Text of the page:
Fra Pandolf chanced to say “Her mantle laps
Over my lady’s wrist too much,” or “Paint
Must never hope to reproduce the faint
Half-flush that dies along her throat”: such stuff
Was courtesy, she thought, and cause enough
For calling up that spot of joy. She had
A heart—how shall I say?—too soon made glad,
Too easily impressed; she liked whate’er
She looked on, and her looks went everywhere.
Sir, ’twas all one! My favour at her breast,
The dropping of the daylight in the West,
The bough of cherries some officious fool
Broke in the orchard for her, the white mule
She rode with round the terrace—all and each
Would draw from her alike the approving speech,
Or blush, at least. She thanked men,—good! but thanked
Somehow—I know not how—as if she ranked
My gift of a nine-hundred-years-old name
With anybody’s gift. Who’d stoop to blame
This sort of trifling? Even had you skill
In speech—(which I have not)—to make your will
Quite clear to such an one, and say, “Just this
Or that in you disgusts me; here you miss,
Or there exceed the mark”—and if she let
Herself be lessoned so, nor plainly set
Her wits to yours, forsooth, and made excuse,
—E’en then would be some stooping; and I choose
Never to stoop. Oh sir, she smiled, no doubt,
Whene’er I passed her; but who passed without
Much the same smile? This grew; I gave commands;
Then all smiles stopped together. There she stands
As if alive. Will’t please you rise? We’ll meet
The company below, then. I repeat,
The Count your master’s known munificence
Is ample warrant that no just pretence
Of mine for dowry will be disallowed;
Though his fair daughter’s self, as I avowed
At starting, is my object. Nay, we’ll go
Together down, sir. Notice Neptune, though,
Taming a sea-horse, thought a rarity,
Which Claus of Innsbruck cast in bronze for me!

Robert Browning

My Last Duchess
This is a portrait by Agnolo Bronzino of Lucrezia de Medici, thought to have been the model for the the Duke of Ferrara‘s ‘Last Duchess’.
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Unendurable Gambling: Rebecca West


The only people who can endure gambling are those who have a special neurosis on the subject…or people who have said ‘No’ to the universe, who do not want to find out about things. If one has said ‘Yes’, time spent in a casino is time given to death, a foretaste of the hour when one’s flesh will be diverted to the purposes of the worm and not the will.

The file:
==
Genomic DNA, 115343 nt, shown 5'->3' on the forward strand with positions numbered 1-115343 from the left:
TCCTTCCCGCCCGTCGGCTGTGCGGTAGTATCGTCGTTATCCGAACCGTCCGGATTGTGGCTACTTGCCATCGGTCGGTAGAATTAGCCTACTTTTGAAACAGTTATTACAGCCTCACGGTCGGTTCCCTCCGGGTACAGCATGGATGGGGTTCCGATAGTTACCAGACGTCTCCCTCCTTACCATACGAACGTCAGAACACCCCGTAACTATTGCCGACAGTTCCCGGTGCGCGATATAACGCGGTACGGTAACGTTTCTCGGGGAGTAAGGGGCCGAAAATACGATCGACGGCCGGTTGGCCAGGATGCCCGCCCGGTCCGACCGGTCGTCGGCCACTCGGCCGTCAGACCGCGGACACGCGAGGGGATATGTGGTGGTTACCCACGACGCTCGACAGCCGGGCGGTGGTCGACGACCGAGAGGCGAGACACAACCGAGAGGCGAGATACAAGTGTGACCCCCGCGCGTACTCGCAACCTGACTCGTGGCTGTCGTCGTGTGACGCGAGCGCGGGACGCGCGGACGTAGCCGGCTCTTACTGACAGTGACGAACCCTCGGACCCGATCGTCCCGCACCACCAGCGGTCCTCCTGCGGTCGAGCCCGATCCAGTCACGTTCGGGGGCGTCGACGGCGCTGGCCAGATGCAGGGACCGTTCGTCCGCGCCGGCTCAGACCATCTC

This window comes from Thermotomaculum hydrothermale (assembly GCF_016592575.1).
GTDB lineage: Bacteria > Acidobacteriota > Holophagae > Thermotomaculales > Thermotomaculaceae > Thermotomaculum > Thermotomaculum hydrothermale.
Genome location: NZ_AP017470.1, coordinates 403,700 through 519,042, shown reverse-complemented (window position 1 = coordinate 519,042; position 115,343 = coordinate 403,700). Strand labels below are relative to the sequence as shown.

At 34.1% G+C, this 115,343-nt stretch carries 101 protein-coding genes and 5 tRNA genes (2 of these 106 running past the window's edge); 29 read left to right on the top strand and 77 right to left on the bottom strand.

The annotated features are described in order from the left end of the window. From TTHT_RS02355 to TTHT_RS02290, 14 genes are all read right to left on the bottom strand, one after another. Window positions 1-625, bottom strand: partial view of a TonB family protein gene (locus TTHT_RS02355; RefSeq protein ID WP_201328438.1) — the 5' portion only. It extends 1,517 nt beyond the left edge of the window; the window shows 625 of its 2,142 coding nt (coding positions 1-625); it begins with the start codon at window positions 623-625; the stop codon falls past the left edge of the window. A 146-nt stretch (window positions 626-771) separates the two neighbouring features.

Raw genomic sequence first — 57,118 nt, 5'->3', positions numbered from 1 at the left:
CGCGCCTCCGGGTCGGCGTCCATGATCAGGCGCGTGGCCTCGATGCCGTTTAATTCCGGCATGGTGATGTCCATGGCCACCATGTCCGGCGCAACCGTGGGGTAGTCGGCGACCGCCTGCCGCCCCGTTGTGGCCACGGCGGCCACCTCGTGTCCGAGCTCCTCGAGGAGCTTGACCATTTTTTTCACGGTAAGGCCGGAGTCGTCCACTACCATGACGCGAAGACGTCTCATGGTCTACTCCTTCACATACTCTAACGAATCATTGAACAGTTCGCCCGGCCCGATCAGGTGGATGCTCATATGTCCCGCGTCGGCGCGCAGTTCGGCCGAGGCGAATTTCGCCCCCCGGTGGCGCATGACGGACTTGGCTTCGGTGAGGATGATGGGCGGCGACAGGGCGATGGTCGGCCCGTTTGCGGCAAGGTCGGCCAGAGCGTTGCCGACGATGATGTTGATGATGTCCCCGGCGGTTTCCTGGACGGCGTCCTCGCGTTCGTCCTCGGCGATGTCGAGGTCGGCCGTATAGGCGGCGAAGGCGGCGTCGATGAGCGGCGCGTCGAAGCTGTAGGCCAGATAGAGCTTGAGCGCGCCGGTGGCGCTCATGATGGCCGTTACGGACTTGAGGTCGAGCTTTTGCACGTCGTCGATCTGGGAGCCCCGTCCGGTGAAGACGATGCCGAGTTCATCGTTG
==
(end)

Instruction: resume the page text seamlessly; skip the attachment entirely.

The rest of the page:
Rebecca West

Rebecca West: Artist and Thinker by Peter Wolfe
Rebecca West

Rebecca West (Photo credit: Wikipedia)

I find this remark by Rebecca West fascinating, not because I share her view of casinos (although, after once regarding an evening at the roulette table trailing after my gambling grandmother  as not altogether unpleasurable, I have changed my mind in old age).

No, what I find fascinating is why the highly intellectual Rebecca West should write about casinos at all….

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A Recipe For Living: Stephen Mackenna


One great use of keeping such a record as this is that one learns what blank things most of one’s days are: reading, talking, eating,  writing without interest or emotion, the days go by, blank: and it is life that passes: days make life, and if the days are blank – it is terrible. The only good thing in life is to have a vivid mental activity and some human love to warm it: all the rest is cold as fuel without fire. I believe it is a moral duty to think and to love; because it is a duty to live, and these are life.

Stephen Mackenna 1872-1934

Journals and Letters of Stephen Mackenna (1937)
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Moonlight Sonata: Beethoven

Not a song, this time, but the extremely well-known Moonlight Sonata by Beethoven. Somehow, although we know it so well, it never fails to work its magic for me, and I hope you too.

BeethovenThe Piano Sonata No. 14 in C-sharp minor “Quasi una fantasia”, Op. 27, No. 2, popularly known as the Moonlight Sonata, is a piano sonata by Ludwig van Beethoven. Completed in 1801 and dedicated in 1802 to his pupil, Countess Giulietta Guicciardi, it is one of Beethoven’s most popular compositions for the piano.
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Not for That City: Charlotte Mew


Not for that city of the level sun,
Its golden streets and glittering gates ablaze—
The shadeless, sleepless city of white days,
White nights, or nights and days that are as one—
We weary, when all is said , all thought, all done.
We strain our eyes beyond this dusk to see
What, from the threshold of eternity
We shall step into. No, I think we shun
The splendour of that everlasting glare,
The clamour of that never-ending song.
And if for anything we greatly long,
It is for some remote and quiet stair
Which winds to silence and a space for sleep
Too sound for waking and for dreams too deep.

Charlotte Mew

Not for That City
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The Strength Of Ideas: Georges Duhamel


Great ideas have such radiant strength. They cross space and time like avalanches: they carry along with them whatever they touch. They are the only riches that one shares without ever dividing them.

Georges Duhamel

The Heart’s Domain